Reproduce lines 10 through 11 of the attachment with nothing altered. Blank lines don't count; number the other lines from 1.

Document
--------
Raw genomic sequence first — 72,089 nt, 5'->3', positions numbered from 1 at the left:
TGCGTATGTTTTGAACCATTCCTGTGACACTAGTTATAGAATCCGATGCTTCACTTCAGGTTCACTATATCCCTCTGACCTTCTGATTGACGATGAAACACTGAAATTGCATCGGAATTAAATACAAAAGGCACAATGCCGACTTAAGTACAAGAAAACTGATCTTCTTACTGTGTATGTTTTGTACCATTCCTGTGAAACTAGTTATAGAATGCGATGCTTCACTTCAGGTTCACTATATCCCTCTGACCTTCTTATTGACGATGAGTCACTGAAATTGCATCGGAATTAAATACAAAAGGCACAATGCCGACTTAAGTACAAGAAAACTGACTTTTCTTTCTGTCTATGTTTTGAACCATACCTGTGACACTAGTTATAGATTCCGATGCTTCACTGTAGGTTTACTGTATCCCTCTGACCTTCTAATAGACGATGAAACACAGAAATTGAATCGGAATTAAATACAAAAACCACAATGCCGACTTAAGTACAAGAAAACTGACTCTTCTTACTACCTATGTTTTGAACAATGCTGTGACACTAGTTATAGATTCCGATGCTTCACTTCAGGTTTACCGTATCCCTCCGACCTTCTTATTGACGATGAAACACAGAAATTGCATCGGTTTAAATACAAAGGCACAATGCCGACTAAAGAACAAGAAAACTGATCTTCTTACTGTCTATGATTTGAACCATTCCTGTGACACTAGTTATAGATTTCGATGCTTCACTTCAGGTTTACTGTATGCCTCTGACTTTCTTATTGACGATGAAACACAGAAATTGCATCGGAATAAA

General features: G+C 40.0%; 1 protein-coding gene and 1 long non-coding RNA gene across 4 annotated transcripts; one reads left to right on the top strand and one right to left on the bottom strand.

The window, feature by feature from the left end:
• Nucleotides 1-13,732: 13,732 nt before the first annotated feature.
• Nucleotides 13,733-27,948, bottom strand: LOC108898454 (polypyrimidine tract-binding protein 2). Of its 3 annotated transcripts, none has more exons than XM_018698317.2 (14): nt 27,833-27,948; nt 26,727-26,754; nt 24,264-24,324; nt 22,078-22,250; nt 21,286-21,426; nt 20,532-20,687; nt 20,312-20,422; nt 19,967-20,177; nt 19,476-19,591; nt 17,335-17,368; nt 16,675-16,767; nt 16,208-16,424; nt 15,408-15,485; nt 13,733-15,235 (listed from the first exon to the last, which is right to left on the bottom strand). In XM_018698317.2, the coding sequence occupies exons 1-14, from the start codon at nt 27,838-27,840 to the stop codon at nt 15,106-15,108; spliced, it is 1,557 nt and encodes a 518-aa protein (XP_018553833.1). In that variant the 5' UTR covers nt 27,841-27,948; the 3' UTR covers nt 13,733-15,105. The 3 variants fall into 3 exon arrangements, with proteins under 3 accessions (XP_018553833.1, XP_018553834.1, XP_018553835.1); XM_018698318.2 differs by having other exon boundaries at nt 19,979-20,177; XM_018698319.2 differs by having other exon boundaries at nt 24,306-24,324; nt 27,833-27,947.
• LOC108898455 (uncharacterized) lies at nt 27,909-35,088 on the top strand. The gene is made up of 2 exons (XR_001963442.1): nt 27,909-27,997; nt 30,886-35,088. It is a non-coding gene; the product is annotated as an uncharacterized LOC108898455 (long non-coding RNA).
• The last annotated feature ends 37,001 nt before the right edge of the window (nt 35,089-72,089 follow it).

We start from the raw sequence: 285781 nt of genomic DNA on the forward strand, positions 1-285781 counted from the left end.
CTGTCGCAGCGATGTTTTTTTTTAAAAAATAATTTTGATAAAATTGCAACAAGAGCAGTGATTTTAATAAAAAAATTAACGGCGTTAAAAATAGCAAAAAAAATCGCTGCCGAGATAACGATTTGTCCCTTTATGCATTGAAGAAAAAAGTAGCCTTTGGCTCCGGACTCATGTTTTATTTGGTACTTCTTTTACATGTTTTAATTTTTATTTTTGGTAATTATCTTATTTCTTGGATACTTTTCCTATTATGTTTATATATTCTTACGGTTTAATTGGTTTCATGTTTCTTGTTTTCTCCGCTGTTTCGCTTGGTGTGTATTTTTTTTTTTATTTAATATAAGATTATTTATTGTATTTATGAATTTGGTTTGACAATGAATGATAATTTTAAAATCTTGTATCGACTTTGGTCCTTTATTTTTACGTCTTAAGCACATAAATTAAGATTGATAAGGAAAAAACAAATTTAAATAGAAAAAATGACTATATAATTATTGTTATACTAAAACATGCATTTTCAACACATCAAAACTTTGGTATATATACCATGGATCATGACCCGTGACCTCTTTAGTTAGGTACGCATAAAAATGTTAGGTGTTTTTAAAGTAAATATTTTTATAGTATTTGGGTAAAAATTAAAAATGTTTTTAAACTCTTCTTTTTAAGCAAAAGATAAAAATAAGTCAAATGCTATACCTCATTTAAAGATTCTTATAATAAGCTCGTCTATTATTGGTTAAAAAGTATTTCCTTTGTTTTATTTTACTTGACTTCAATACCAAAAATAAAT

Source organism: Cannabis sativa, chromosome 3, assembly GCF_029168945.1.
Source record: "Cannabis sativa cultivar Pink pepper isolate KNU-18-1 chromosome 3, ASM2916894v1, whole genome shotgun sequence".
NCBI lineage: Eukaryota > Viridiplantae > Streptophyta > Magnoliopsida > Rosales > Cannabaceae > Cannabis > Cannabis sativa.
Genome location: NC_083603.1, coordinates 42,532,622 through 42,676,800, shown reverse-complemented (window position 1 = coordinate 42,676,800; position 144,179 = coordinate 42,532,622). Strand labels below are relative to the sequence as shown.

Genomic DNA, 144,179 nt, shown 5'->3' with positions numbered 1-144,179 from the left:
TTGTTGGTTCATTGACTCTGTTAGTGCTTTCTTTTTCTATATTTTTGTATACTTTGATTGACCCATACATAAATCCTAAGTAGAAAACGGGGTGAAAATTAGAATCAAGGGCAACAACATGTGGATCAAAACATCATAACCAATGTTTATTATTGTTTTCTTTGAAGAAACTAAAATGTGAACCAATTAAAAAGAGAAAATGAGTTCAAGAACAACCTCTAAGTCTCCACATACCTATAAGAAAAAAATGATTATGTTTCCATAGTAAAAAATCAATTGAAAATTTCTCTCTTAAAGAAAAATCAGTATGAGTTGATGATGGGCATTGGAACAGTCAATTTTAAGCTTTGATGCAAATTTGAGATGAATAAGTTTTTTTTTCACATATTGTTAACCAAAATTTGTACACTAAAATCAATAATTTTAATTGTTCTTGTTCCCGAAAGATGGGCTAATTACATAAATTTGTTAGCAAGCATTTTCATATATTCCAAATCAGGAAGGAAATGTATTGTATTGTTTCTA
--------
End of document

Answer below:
CTGTCGCAGCGATGTTTTTTTTTAAAAAATAATTTTGATAAAATTGCAACAAGAGCAGTGATTTTAATAAAAAAATTAACGGCGTTAAAAATAGCAAAAAAAATCGCTGCCGAGATAACGATTTGTCCCTTTATGCATTGAAGAAAAAAGTAGCCTTTGGCTCCGGACTCATGTTTTATTTGGTACTTCTTTTACATGTTTTAATTTTTATTTTTGGTAATTATCTTATTTCTTGGATACTTTTCCTATTATGTTTATATATTCTTACGGTTTAATTGGTTTCATGTTTCTTGTTTTCTCCGCTGTTTCGCTTGGTGTGTATTTTTTTTTTTATTTAATATAAGATTATTTATTGTATTTATGAATTTGGTTTGACAATGAATGATAATTTTAAAATCTTGTATCGACTTTGGTCCTTTATTTTTACGTCTTAAGCACATAAATTAAGATTGATAAGGAAAAAACAAATTTAAATAGAAAAAATGACTATATAATTATTGTTATACTAAAACATGCATTTTCAACACATCAAAACTTTGGTATATATACCATGGATCATGACCCGTGACCTCTTTAGTTAGGTACGCATAAAAATGTTAGGTGTTTTTAAAGTAAATATTTTTATAGTATTTGGGTAAAAATTAAAAATGTTTTTAAACTCTTCTTTTTAAGCAAAAGATAAAAATAAGTCAAATGCTATACCTCATTTAAAGATTCTTATAATAAGCTCGTCTATTATTGGTTAAAAAGTATTTCCTTTGTTTTATTTTACTTGACTTCAATACCAAAAATAAAT

Source organism: Cannabis sativa, chromosome 3, assembly GCF_029168945.1.